Study: People Want to Buy EVs but Costs Are Still Too High

Chris Teague
by Chris Teague

One of the things that EV antagonists often cite is a lack of buyer enthusiasm for electric vehicles. As it turns out, the demand is there, but costs are a significant hurdle for buyers. A recent study from KPMG found that most people are interested in buying an EV, but many cite affordability as a hurdle to ownership. 

Around half of gas and diesel vehicle owners told KPMG that they were considering a hybrid or electric vehicle, and most of that group said they were considering a purchase in the next two years. Environmental concerns are a top priority for these buyers, but their green ambitions are running up against a very real financial wall. KPMG’s global automotive sector leader, Gary Silber, told Automotive News that “a lot of people are excited about the opportunity, but I don’t know how many people can afford it.”

KPMG found that EV demand followed location, with West Coast residents and the Pacific Northwest leading the charge. Unsurprisingly, households with more money were more likely to own an EV or alternative fuel vehicle. Lower-income consumers were least likely to consider the move, though Silber said that credits might help in the coming years. Beyond income, Silber also thinks that dealer service and product knowledge will play a significant role in consumer product adoption.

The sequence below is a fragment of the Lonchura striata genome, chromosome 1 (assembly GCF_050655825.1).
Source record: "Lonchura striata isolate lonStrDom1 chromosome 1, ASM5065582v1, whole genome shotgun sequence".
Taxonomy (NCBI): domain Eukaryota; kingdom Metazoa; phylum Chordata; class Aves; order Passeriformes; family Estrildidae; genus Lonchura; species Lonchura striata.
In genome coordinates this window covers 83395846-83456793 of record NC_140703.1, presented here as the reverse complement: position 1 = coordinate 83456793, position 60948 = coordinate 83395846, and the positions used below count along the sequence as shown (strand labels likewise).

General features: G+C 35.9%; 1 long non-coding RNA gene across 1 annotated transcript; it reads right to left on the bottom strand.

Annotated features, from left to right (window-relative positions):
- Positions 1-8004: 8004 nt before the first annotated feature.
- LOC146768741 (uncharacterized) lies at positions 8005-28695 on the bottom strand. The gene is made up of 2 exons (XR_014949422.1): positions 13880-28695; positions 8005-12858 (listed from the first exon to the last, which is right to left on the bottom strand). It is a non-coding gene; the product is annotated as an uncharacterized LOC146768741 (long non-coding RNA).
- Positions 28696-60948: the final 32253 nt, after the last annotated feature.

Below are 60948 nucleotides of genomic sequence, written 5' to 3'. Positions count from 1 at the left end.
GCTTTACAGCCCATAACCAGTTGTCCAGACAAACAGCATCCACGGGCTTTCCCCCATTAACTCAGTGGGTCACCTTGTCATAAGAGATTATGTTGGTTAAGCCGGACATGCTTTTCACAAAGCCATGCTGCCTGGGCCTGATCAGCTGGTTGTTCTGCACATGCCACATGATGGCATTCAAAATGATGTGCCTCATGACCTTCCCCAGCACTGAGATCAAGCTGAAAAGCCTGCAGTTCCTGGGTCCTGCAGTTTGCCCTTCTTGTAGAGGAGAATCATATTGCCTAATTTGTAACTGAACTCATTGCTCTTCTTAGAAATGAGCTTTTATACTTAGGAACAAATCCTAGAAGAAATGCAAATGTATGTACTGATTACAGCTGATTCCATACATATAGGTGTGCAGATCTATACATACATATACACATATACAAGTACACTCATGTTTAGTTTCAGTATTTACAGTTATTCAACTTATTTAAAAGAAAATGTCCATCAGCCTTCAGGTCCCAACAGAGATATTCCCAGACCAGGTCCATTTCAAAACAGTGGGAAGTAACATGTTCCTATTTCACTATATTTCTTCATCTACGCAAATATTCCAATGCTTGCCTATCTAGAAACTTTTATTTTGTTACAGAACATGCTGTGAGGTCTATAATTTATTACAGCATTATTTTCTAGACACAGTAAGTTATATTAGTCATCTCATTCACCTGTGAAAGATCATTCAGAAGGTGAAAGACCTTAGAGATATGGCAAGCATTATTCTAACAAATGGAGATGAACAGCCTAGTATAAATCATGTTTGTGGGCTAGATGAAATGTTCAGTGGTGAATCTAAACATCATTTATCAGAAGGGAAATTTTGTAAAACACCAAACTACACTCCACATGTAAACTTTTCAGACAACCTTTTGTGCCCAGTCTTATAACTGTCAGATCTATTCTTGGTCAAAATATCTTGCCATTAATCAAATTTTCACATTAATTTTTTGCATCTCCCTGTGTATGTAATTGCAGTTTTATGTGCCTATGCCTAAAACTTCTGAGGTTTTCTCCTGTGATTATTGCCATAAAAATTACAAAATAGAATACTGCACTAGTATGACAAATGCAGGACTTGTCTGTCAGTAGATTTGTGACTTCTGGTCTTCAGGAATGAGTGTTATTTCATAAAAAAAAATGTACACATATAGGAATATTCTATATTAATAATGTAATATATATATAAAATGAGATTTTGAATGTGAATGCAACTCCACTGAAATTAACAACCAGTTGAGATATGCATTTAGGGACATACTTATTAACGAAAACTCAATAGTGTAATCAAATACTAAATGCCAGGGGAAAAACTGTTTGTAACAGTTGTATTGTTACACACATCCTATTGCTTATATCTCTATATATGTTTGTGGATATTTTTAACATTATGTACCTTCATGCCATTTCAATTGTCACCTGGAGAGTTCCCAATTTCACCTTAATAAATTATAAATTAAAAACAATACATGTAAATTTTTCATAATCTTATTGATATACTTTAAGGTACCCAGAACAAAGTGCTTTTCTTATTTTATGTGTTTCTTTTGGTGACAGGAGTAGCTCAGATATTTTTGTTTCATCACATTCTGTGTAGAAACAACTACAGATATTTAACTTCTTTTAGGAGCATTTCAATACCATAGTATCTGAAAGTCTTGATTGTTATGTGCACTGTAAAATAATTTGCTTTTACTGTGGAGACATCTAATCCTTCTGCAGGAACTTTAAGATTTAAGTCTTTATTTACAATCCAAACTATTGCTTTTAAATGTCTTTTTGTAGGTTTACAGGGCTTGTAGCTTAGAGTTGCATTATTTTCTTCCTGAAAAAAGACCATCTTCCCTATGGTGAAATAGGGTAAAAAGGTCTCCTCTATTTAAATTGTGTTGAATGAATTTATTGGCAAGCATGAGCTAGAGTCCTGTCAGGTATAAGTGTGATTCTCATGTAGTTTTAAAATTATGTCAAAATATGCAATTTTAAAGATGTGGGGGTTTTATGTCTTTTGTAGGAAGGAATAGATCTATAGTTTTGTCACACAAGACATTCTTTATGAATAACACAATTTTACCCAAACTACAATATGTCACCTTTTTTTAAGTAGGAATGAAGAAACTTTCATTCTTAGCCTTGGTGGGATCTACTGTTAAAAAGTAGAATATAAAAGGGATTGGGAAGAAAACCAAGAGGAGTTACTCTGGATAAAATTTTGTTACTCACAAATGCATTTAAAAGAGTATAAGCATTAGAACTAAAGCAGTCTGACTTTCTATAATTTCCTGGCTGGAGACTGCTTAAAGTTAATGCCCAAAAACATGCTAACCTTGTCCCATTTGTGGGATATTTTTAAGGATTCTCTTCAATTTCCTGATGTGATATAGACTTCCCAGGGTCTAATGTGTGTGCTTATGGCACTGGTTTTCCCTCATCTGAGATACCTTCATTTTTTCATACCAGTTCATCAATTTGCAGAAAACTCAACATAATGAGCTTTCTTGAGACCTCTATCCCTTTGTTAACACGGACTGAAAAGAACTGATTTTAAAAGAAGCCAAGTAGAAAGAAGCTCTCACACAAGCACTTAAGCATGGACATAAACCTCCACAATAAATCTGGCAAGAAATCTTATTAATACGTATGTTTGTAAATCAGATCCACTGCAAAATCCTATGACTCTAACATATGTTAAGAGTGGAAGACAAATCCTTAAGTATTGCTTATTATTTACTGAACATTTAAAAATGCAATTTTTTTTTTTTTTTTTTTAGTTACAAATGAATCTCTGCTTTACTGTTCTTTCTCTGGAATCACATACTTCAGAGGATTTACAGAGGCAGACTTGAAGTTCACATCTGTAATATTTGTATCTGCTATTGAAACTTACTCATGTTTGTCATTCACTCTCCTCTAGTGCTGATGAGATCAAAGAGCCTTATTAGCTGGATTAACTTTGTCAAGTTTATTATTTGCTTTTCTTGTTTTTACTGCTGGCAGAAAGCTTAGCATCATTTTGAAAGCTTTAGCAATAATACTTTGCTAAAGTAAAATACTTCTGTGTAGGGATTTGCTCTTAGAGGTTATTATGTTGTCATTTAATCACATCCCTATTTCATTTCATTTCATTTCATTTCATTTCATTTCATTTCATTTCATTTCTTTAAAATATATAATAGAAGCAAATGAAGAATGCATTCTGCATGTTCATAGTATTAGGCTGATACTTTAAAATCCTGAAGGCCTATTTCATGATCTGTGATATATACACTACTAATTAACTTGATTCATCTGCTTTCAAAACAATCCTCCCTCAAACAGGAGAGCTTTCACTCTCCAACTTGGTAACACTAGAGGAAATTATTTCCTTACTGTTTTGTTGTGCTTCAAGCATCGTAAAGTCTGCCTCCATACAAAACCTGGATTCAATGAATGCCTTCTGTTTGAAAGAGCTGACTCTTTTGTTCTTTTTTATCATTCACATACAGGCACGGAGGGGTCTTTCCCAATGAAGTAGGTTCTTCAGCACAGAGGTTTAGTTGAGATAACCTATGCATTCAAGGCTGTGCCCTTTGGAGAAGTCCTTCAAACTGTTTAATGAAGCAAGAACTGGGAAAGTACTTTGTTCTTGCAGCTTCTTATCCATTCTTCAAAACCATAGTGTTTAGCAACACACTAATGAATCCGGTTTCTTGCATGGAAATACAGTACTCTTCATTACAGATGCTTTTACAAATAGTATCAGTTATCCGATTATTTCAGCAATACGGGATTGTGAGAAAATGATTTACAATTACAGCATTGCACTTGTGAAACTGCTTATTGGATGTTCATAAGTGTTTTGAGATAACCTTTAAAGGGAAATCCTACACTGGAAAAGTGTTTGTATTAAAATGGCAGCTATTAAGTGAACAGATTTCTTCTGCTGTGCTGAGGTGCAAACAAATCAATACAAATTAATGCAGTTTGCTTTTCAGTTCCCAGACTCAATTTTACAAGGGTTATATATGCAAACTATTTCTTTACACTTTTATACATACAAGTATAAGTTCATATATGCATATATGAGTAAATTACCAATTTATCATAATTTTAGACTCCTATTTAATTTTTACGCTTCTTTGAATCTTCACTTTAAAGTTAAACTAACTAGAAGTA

[Image: Kia]

Become a TTAC insider. Get the latest news, features, TTAC takes, and everything else that gets to the truth about cars first by subscribing to our newsletter.

Chris Teague
Chris Teague

Chris grew up in, under, and around cars, but took the long way around to becoming an automotive writer. After a career in technology consulting and a trip through business school, Chris began writing about the automotive industry as a way to reconnect with his passion and get behind the wheel of a new car every week. He focuses on taking complex industry stories and making them digestible by any reader. Just don’t expect him to stay away from high-mileage Porsches.

More by Chris Teague

Join the conversation
4 of 58 comments